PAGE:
Andrew Hanelly, Log Home Living, March, 2008
So you’re ready to buy land, but you don’t exactly have the time (or gas money) to travel all over the country looking for it. But that doesn’t mean you have to resort to building your dream log home in your neighbor’s backyard. Take your quest for land to today’s version of the Oklahoma Land Rush—the Internet. There are a plethora of sites dedicated to selling land. These sites trump scattered ads in local papers, which usually don’t carry many “land” listings and quickly become obsolete, according to Allen Shannon of LandsOfAmerica.com, a national land-listing site.
Still, don’t fall for the immediate gratification of buying online. To make sure your land is a prime cut, invest some time into prioritizing and research. Your two best tools for making a good decision: your gut and these land-shopping tips.
Aim Before You Shoot Most land-listing sites allow you to filter your search results by a variety of factors including access to “the grid” and main roads, views, terrain (lakeside, mountainside, forest). Manage your time by weeding out land that doesn’t meet your needs.
Get Organized Once you figure out what type of land you’re looking for, go online and find it. Rudy Nielson, who has been buying land for over 35 years and runs NIHO Land & Cattle Company Ltd., Western Canada’s leading expert in recreational real estate, has developed a formula for purchasing land online.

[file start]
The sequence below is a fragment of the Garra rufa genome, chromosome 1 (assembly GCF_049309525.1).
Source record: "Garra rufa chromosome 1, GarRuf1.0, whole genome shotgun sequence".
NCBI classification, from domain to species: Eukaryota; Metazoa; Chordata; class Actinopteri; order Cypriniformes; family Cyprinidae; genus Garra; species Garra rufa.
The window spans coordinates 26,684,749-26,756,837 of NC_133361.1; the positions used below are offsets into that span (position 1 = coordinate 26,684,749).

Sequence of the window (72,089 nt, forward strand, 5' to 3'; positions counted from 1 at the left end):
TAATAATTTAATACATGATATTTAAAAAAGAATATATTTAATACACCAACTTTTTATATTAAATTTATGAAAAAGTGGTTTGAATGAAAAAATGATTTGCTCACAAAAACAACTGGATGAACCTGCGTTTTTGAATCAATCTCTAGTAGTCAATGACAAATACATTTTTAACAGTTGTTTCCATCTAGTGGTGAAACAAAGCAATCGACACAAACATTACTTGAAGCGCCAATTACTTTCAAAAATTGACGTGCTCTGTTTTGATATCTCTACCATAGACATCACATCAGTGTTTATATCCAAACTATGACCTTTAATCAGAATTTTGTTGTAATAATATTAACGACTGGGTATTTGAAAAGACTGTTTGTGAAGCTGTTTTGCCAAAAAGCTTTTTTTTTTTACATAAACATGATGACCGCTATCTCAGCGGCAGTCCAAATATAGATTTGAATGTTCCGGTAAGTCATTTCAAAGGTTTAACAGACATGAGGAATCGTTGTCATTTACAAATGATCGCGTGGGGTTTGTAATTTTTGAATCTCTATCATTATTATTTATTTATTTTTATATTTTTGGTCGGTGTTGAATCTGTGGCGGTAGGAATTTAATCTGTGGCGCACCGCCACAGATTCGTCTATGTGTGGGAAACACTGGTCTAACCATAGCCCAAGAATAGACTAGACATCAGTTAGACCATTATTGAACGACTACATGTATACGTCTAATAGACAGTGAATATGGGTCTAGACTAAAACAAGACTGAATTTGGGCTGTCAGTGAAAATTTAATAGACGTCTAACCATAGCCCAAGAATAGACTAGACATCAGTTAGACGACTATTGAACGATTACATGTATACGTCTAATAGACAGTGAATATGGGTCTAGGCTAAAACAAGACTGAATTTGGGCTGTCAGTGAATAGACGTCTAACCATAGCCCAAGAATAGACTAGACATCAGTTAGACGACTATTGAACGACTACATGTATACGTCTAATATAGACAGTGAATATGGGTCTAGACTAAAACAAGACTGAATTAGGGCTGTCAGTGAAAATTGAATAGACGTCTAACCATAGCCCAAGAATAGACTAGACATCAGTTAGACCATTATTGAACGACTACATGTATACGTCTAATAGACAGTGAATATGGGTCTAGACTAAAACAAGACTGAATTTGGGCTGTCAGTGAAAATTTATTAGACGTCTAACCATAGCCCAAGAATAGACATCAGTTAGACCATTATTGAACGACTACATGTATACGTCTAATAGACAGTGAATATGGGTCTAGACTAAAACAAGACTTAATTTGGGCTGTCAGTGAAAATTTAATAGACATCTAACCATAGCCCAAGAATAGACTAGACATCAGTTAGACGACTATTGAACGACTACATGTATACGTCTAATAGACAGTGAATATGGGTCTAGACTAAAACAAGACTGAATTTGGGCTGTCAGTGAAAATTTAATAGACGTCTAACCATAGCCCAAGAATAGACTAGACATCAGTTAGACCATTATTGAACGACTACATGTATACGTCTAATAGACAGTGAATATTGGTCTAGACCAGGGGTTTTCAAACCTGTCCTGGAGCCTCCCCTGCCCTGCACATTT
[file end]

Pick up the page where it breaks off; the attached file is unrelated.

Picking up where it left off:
The first step: do your homework. “I don’t go by location, location, location. I go by research, research, research, because you’ve already got location pinned down,” says Rudy, “The biggest mistake people make is not spending any money on research.”
He suggests creating a file folder for each property you’re interested in. (Consider six to10 parcels and compare them side-by-side.)
Organize the standard listing information and photos (if they’ve been provided), then, ask the owner/seller for additional information including aerial photos, maps of access roads, gas, power and utility lines, topographic maps (beware of swamps marked as “wetlands”) and pictures of the land from as many angles as possible. If the owner can’t assist you, check with the local park or forestry service. Ultimately, you want to “make the owners do your work,” advises Rudy. With these items, you can literally see the lay of the land. If anything is unclear, ask follow-up questions.
Always Negotiate This may be the hardest part for most potential landowners, says Rudy, and having the right combination of guts and patience is essential. Don’t rush into a decision. ”If you lose the parcel, big deal,” says Rudy. Don’t know where to start with the asking price? Check for a sales history of the area, which you can usually get from a county records office or a local realtor association chapter. Compare the amenities and terrain of recently sold plots to yours for target bid. (Simply put, if a neighboring property with access roads and a water view sold for $100,000, and the land you’re considering has neither, you’re going to want to aim a bit lower.)
And while you technically don’t have to step away from your laptop to buy land, we recommend that, before plunking down cash, you travel to the property to make sure it feels right because this is where the dream begins.